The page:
Cardiac Path Online
Pathology of Pericardial Disease
pericardium provides an enclosed lubricated space for the heart and
functions to fix the heart in the chest cavity relative to adjacent
Pericardial pathophysiology is often manifested in a spectrum of distinct cardiac and systemic disease states.
The pericardial response to injury typically involves a spectrum of inflammation with both acute and chronic features and/or fluid accumulation.
Recent advances in imaging methods have refined the diagnosis and therapy of pericardial disease.
The diseases of the pericardium include inflammatory conditions and effusions. Important features of these lesions have been briefly discussed:
Pericarditis is usually secondary to disorders involving the heart, or adjacent mediastinal structures/
(Example: Myocardial infarct , trauma, radiation, tumour or infections).
Rarely, it may be due to systemic abnormalities (uremia, diabetes mellitus, chronic nephritis, severe anemia , autoimmune disease).
Acute pericarditis is most often of viral origin.
Chronic pericarditis is seen in tuberculosis and fungal infections, which on healing may lead to damaging adhesion. Terminal pericarditis is seen in chronic debilitating diseases e.g. Uremia,
Acute Pericarditis :
It may occur in several forms:
This form usually consists of 50 to 200 ml of slowly accumulating exudates characteristically produced by nonbacterial involvement, including rheumatic fever, systemic lupus erythematosus, tumours, uremia and primary viral infection (Example: Coxsackie).
Microscopically, there is scant epicardial or pericardial acute and chronic inflammatory infiltrates.
Fibrinous and Serofibrinous Pericarditis:
This is the most common clinical form, seen in myocardial infarct with a pericardial friction rub.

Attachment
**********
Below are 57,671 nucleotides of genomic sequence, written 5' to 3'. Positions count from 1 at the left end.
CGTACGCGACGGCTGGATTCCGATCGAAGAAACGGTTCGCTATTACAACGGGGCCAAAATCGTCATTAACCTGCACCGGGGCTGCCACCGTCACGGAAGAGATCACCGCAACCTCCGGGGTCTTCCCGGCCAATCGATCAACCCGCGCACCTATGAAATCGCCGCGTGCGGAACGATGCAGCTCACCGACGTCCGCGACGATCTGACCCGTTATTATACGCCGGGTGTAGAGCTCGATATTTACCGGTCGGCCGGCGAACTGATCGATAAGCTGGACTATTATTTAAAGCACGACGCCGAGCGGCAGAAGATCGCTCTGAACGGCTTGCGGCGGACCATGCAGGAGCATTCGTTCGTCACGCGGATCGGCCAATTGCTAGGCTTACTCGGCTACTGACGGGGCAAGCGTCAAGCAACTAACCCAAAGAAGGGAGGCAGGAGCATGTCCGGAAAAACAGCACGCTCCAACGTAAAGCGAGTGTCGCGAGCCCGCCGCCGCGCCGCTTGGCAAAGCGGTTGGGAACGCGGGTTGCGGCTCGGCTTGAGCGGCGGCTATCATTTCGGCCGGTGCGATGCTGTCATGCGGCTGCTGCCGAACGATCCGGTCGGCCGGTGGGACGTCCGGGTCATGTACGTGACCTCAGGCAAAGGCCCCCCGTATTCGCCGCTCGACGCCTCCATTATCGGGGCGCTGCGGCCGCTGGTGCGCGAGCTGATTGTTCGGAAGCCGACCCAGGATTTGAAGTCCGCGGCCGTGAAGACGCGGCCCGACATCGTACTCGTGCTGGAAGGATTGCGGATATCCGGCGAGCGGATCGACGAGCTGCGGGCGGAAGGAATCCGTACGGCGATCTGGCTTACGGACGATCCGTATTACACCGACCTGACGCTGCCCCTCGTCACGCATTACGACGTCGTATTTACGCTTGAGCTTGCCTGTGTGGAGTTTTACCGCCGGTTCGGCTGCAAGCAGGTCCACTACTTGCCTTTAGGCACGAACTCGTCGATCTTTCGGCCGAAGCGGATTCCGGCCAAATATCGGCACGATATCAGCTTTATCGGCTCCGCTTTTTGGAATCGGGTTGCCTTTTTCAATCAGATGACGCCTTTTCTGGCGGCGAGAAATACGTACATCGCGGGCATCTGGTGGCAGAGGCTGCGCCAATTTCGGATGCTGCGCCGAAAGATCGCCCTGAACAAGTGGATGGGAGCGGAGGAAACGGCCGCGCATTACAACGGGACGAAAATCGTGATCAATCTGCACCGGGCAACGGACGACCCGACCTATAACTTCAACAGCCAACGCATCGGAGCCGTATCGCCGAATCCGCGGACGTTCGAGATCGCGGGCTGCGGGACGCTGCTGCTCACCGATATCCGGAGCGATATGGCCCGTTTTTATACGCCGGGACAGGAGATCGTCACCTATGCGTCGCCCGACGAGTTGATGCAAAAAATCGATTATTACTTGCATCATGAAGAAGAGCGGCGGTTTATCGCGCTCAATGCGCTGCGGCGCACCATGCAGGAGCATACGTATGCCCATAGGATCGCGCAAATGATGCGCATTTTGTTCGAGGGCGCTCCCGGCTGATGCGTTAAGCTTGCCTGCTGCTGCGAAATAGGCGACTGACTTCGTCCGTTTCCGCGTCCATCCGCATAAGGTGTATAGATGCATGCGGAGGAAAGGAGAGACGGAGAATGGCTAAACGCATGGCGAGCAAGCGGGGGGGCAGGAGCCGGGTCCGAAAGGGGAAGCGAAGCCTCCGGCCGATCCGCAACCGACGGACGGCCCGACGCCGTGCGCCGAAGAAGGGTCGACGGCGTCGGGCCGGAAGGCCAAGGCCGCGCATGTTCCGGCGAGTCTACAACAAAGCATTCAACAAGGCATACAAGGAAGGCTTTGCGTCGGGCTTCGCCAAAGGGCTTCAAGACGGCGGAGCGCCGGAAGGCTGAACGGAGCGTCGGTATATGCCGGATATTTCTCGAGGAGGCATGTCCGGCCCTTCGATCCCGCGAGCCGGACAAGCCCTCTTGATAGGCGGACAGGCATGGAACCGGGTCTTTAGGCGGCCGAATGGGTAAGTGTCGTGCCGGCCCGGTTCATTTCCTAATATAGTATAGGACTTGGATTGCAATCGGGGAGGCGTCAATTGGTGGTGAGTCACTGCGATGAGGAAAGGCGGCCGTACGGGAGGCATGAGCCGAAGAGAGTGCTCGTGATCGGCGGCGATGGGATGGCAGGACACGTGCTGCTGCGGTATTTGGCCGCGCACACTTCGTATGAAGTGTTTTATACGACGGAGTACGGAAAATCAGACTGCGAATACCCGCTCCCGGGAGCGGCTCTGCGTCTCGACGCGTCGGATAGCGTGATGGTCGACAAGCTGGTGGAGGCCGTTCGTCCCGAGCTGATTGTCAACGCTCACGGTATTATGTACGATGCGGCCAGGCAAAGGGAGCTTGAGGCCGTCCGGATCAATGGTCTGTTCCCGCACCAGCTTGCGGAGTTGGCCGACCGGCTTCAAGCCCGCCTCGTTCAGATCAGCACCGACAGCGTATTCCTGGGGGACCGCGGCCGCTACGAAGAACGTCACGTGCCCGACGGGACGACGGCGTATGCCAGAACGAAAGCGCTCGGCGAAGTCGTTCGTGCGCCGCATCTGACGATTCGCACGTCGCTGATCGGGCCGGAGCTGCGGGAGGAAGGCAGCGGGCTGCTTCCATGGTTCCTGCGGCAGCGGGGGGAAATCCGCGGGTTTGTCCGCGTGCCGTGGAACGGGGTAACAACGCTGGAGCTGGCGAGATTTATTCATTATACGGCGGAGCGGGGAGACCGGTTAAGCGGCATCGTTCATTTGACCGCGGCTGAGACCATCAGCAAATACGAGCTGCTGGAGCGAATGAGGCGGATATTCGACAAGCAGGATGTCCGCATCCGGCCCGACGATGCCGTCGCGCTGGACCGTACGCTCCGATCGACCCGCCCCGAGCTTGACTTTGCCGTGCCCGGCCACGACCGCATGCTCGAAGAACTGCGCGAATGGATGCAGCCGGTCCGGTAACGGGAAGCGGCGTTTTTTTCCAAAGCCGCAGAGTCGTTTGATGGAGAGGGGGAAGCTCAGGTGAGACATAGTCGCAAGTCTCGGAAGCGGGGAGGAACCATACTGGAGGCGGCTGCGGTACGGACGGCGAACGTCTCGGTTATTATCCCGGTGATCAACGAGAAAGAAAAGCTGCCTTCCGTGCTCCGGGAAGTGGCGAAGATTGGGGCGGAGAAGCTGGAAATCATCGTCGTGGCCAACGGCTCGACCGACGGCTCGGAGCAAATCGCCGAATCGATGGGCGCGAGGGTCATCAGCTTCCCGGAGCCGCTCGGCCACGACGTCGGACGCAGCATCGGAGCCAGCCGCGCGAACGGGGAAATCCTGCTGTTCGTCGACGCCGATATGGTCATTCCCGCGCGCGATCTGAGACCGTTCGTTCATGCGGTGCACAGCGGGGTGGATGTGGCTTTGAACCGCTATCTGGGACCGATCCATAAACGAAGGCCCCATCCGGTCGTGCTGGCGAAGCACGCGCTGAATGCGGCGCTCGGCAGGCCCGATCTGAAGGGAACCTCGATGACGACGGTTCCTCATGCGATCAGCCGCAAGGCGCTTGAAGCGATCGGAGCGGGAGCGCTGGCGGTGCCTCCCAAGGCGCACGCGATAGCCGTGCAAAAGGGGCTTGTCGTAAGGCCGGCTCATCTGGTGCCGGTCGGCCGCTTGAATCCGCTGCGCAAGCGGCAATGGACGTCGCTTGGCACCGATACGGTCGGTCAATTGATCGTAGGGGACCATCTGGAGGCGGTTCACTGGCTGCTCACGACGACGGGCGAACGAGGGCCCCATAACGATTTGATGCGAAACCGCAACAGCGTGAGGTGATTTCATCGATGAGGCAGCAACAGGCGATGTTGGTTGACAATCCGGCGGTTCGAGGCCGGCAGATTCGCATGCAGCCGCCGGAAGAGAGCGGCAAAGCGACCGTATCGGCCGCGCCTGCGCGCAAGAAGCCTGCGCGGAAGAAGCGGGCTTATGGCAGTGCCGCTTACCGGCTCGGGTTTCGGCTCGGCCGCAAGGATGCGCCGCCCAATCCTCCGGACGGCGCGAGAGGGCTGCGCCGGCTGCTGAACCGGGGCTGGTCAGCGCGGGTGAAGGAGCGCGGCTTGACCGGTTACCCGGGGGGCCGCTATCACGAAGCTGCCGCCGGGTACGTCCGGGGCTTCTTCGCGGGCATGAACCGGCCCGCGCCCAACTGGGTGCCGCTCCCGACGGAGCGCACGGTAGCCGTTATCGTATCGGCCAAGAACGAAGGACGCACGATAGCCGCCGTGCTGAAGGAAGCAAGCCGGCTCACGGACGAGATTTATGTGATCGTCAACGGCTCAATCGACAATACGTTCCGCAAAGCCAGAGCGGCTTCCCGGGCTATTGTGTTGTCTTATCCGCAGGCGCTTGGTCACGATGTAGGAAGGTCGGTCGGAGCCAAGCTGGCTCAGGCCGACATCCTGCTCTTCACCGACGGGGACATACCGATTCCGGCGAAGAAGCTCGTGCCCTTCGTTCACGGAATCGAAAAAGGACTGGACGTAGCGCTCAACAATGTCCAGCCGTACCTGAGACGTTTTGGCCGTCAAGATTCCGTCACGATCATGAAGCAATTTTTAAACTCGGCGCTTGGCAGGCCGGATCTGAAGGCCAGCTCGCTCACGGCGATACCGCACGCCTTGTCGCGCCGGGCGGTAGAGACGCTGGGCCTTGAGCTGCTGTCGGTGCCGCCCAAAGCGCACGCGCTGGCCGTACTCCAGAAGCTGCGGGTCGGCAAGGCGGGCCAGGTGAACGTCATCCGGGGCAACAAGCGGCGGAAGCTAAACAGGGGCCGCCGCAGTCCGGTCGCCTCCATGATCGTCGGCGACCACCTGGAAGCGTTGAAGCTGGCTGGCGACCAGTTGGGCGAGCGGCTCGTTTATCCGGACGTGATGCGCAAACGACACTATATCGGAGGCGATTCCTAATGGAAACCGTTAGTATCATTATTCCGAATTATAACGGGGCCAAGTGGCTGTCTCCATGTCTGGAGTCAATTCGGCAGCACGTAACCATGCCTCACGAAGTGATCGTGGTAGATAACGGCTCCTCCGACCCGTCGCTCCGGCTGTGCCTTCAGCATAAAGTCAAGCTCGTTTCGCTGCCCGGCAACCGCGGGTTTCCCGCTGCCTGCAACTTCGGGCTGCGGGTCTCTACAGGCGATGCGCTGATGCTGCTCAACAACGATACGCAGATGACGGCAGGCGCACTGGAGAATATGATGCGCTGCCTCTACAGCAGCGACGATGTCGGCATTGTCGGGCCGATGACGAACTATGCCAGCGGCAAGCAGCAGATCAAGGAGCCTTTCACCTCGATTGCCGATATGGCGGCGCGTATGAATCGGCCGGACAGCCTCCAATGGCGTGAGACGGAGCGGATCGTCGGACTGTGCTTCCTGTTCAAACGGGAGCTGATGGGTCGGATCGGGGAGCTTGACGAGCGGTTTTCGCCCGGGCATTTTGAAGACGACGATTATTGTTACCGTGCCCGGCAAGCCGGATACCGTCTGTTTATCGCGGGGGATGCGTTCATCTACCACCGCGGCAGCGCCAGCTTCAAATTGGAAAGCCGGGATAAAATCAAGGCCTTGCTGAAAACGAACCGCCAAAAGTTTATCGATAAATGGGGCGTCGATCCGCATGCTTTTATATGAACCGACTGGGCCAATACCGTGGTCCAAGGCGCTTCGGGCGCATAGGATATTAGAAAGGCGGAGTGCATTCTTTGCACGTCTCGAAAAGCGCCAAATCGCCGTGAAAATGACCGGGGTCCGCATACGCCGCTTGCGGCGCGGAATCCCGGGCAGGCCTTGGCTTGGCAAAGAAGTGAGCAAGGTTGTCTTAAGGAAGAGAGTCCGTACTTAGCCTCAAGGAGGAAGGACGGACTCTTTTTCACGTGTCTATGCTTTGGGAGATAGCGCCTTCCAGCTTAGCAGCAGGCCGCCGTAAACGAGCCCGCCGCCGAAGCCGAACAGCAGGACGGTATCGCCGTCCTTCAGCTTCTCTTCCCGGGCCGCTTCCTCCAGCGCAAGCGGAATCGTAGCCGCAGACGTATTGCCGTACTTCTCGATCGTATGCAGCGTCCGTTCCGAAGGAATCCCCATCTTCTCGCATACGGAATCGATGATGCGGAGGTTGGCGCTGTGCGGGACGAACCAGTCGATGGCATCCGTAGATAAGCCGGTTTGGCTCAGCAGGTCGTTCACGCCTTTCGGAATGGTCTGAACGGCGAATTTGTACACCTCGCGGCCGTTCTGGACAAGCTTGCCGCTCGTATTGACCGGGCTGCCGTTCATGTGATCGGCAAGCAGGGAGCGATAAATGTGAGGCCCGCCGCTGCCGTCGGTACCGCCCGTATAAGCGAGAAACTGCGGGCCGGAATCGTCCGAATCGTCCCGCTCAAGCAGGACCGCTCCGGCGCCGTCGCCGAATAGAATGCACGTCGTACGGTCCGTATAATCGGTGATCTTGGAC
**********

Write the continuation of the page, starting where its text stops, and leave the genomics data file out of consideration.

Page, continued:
Exudate may be completely resolved or be organized causing adhesive pericarditis.
Purulent (suppurative) Pericarditis:
This is due to bacteria, fungus or parasitic infection.
Infection reaches by direct extension, by hematogenous or lymphatic route from the neighbouring areas of infection.
Example: Pneumonia, empyema, lung abscess, subphrenic abscess, liver abscess etc or during cardiotomy.
Most common causative organisms are Staphylococci, Streptococci, and Pneumococci.
Purulent pericarditis is composed of 400 to 500 ml of a thin to creamy pus with erythematous, granular serous surfaces.
The patient presents with fever, rigor and a friction rub.
It usually organizes and may produce mediastinopericarditis or constrictive pericarditis.
This is composed of an exudates of blood admixed with fibrinous to suppurative effusion.
Most commonly it follows cardiac surgery or is associated with tuberculosis or malignancy.
It usually organizes with or without calcification.
This form is due to tuberculosis (by direct extension from neighbouring lymphnodes) or less commonly, mycotic infection.
This type most frequently, causes fibrocalcific constrictive pericarditis.
Acute pericarditis may heal by resolution or by pericardial fibrosis ranging from a thick, pearly, nonadherent epicardial plaque, to thin delicate adhesion to massive adhesions.
In some cases the cause is unknown.
Accordingly, chronic pericarditis may be of the following types:
1. Adhesive pericarditis :
Chronic pericarditis with adhesion between parietal and visceral pericardium is called adhesive pericarditis. These are mostly seen in rheumatic disease. Less commonly, it may be due to infection by pyogenic bacteria, tuberculosis etc. In some cases, the cause is unknown.
2. Adhesive Mediastinopericarditis :
Here, the pericardial sac is obliterated due to adhesion between two layers of pericardium as well as between parietal pericardium and surrounding mediastinal structures, chest wall & diaphragm.
The heart thus contracts against all the surrounding attached structures leading to hypertrophy and dilation.
There is marked thickening of the parietal pericardium with less involvement of visceral pericardium causing constriction of great vessels entering and leaving heart.
The pericardial space is obliterated by a dense fibrous tissue, which is often calcified.
Cardiac hypertrophy and dilation cannot occur because of the dense enclosing scar and the heart becomes smaller. Tuberculosis is the most common cause.
Occasionally, it may be due to pyogenic infection and in some, the cause is unknown but never rheumatic.
The patients of pericarditis may develop ascites and due to long standing ascites, liver & spleen are coated with fibrin.
Later, there is fibrosis of the liver (cardiac cirrhosis).
Pleura may be involved similarly.
This polyserositis is known as Pick’s disease.
II- Pericardial Effusion:
Visit related post -Pathology of Pericardial Effusion
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